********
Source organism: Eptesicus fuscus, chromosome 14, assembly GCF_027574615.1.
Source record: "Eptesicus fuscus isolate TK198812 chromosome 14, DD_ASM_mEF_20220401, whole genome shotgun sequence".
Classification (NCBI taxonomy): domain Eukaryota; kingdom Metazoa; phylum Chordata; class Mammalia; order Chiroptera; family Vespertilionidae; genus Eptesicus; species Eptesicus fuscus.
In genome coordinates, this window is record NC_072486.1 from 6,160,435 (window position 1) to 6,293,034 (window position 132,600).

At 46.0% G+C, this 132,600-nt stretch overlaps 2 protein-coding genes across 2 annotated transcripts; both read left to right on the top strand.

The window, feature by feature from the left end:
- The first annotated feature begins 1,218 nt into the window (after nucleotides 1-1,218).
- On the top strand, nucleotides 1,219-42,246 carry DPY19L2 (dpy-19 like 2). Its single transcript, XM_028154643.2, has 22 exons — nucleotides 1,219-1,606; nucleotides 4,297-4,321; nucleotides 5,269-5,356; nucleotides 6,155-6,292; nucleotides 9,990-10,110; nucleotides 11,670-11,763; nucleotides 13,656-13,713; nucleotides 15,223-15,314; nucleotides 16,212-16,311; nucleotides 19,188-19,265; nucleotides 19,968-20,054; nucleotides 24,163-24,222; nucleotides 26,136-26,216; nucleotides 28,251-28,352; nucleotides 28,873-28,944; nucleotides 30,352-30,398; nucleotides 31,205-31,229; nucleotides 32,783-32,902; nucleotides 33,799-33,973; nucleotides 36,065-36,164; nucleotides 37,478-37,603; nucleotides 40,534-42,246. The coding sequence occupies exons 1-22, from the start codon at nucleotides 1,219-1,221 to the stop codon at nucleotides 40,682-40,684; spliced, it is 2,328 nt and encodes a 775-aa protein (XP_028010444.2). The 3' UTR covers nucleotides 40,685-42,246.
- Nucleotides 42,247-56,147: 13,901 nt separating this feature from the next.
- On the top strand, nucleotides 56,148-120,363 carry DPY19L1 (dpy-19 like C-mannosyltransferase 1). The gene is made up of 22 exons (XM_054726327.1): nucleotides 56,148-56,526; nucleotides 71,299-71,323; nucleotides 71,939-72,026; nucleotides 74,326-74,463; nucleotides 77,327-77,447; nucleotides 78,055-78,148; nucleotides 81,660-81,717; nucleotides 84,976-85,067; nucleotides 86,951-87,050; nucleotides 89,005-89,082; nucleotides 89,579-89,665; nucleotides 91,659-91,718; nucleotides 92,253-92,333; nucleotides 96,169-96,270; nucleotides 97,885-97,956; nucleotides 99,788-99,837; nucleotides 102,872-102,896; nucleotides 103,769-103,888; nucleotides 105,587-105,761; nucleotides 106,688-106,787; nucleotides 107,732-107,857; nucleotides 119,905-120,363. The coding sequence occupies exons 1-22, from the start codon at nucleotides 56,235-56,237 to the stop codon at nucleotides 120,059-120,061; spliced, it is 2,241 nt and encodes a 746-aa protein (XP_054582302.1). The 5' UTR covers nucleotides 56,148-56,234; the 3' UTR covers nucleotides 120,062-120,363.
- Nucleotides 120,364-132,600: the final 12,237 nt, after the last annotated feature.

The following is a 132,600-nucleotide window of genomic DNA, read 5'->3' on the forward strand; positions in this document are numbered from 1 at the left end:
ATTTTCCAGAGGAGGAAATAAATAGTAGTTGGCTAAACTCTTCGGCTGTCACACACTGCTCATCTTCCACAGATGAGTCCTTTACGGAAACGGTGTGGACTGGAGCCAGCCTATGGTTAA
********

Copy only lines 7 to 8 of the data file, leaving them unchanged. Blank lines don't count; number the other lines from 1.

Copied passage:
- The first annotated feature begins 1,218 nt into the window (after nucleotides 1-1,218).
- On the top strand, nucleotides 1,219-42,246 carry DPY19L2 (dpy-19 like 2). Its single transcript, XM_028154643.2, has 22 exons — nucleotides 1,219-1,606; nucleotides 4,297-4,321; nucleotides 5,269-5,356; nucleotides 6,155-6,292; nucleotides 9,990-10,110; nucleotides 11,670-11,763; nucleotides 13,656-13,713; nucleotides 15,223-15,314; nucleotides 16,212-16,311; nucleotides 19,188-19,265; nucleotides 19,968-20,054; nucleotides 24,163-24,222; nucleotides 26,136-26,216; nucleotides 28,251-28,352; nucleotides 28,873-28,944; nucleotides 30,352-30,398; nucleotides 31,205-31,229; nucleotides 32,783-32,902; nucleotides 33,799-33,973; nucleotides 36,065-36,164; nucleotides 37,478-37,603; nucleotides 40,534-42,246. The coding sequence occupies exons 1-22, from the start codon at nucleotides 1,219-1,221 to the stop codon at nucleotides 40,682-40,684; spliced, it is 2,328 nt and encodes a 775-aa protein (XP_028010444.2). The 3' UTR covers nucleotides 40,685-42,246.